A further object of the present invention is to provide a marking and counting mechanism comprising a marker, a counter remote from said marker, actuating means for the counter and control means for the aforesaid counter actuating means comprising a movable member on the marker which is actuated by marking pressure applied to the marker and a flexible connection between the movable member and the counter actuating means.
Another object of the invention is to provide a combination marking and counting mechanism comprising a marker, a counter remote from said marker, electrical actuating means for the counter and a switch for the aforesaid counter actuating means comprising a movable contact member on the marker actuated by marking pressure applied to the marker and a flexible electrical conductor between the movable contact member and the counter actuating means.
A still further object of the invention is to provide a simplified, low cost marking and counting mechanism of the aforementioned type having certain advantages contributing to simplicity, efliciency, reliability, accuracy and long life.
Other objects and features of the invention will become apparent as the description proceeds, especially when taken in conjunction with the accompanying drawing illustrating a preferred embodiment of the invention, wherein:
FIGURE 1 is a front elevational view, partly in section, of the marking and counting mechanism.
FIGURE 2 is a sectional view FIGURE 1.
FIGURE 3 is a sectional view taken on line 33 of FIGURE 1.
The combination marking and counting mechanism is represented by the numeral 10 and comprises a plurality of components including a marking device 12, an electrical switch 14, a source of electrical energy 16, an electrically actuated counting mechanism 18, and a flexible conductor 19.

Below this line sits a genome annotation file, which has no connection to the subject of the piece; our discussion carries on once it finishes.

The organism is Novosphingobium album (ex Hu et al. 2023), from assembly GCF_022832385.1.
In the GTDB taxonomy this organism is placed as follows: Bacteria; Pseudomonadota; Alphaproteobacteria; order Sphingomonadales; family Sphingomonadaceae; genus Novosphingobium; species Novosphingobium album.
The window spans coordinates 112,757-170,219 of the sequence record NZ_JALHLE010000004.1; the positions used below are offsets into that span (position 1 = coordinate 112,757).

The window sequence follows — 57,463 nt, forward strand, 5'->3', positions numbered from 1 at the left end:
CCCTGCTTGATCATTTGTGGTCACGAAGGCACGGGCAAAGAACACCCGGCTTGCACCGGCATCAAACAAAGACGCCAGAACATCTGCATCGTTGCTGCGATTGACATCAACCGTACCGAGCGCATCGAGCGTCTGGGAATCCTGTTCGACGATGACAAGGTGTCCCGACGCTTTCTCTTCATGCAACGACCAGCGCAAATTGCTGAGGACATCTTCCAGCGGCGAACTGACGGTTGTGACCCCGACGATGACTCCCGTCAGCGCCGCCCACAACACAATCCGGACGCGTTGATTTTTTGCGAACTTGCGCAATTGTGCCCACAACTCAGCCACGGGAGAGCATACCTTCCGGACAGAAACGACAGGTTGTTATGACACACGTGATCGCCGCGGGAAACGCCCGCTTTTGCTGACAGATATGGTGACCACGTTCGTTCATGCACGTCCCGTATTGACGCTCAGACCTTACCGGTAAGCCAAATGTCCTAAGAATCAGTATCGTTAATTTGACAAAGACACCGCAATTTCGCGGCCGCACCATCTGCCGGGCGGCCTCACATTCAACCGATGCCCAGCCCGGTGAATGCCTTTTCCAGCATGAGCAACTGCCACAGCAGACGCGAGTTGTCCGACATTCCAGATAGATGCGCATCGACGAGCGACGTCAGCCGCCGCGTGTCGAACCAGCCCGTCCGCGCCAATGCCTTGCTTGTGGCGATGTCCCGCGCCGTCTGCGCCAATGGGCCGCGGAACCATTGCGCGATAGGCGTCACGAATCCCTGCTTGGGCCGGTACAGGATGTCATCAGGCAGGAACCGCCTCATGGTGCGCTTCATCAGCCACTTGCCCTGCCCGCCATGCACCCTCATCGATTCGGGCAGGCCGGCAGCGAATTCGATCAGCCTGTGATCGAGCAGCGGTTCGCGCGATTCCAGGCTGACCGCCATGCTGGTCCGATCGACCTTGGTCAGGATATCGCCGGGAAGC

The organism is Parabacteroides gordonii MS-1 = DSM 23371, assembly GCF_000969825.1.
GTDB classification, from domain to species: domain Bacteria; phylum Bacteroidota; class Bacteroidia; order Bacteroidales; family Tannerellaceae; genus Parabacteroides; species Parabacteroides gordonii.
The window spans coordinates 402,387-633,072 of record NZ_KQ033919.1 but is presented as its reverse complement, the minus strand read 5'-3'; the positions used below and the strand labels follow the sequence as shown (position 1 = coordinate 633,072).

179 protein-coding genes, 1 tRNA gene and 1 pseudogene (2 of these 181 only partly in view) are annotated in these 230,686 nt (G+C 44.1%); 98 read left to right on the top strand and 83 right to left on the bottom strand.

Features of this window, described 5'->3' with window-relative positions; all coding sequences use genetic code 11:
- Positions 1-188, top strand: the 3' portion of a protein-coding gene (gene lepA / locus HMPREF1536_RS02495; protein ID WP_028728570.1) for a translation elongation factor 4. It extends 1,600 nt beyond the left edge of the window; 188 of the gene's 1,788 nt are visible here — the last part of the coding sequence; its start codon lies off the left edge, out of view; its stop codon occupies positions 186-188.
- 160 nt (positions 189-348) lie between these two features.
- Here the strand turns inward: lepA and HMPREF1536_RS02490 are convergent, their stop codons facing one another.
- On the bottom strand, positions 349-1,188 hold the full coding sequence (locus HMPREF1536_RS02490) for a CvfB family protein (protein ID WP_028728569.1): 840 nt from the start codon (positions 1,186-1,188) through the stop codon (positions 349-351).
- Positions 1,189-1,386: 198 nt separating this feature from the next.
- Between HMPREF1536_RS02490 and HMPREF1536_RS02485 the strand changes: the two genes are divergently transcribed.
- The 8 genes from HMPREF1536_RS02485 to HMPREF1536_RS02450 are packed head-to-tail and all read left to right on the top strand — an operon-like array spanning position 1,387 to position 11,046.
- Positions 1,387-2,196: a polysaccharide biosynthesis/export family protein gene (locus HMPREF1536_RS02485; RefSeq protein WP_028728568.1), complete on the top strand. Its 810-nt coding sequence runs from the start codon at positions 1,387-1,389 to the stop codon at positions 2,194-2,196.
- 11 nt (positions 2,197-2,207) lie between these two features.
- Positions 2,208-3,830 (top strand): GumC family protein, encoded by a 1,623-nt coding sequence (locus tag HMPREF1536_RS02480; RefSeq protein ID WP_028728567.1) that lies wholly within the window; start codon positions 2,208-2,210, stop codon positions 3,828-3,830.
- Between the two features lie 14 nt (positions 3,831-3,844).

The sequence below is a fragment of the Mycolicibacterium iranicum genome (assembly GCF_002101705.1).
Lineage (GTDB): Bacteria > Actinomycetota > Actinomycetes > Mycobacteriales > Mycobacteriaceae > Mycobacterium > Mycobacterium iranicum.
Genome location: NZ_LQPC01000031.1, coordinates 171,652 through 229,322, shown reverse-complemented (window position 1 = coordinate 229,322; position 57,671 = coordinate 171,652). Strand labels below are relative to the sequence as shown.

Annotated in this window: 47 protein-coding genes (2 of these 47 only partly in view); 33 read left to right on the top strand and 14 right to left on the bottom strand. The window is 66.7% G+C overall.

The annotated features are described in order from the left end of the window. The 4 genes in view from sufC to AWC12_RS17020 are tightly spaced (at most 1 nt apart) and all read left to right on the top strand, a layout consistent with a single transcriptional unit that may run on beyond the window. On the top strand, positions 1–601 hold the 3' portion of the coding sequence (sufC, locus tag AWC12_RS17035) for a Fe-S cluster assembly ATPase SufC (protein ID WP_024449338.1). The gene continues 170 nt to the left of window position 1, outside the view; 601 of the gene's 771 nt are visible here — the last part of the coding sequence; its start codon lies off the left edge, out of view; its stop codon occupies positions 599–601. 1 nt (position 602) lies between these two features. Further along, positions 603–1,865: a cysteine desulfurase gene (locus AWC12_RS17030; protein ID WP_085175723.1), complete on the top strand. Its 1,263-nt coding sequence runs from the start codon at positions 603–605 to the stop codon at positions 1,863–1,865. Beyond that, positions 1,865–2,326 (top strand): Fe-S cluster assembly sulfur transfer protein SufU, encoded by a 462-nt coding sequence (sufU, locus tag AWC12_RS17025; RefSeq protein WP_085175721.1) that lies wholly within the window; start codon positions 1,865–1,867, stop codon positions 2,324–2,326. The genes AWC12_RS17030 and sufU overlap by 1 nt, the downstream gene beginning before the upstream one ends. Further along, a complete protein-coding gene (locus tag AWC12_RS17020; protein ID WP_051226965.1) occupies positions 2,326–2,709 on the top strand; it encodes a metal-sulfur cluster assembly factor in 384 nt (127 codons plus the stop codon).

The electrically actuated counting mechanism 18 is of the conventional type and includes actuating means within the housing of the mechanism 18 for advancing the counting mechanism 18 one digit each time marking pressure is applied to the marking device 12. Although four banks of numerals are shown in FIGURE 1, it should be understood that any number of banks may be utilized.
The marking device 12 includes a cylindrical housing or holder 20 which is adapted to carry a longitudinally movable marking instrument or pen 22. Pen 22 includes an ample supply of ink, valve actuated under the control of the operator, or other marking material designated by the numeral 23. The instrument or pen 22 is disposable and different colored marking instruments or pens are available to facilitate or aid in the taking of an inventory. A different colored pen may be used to make each inventory count distinctive so that the articles which display ink spots of more than one color are quickly known as slow moving items.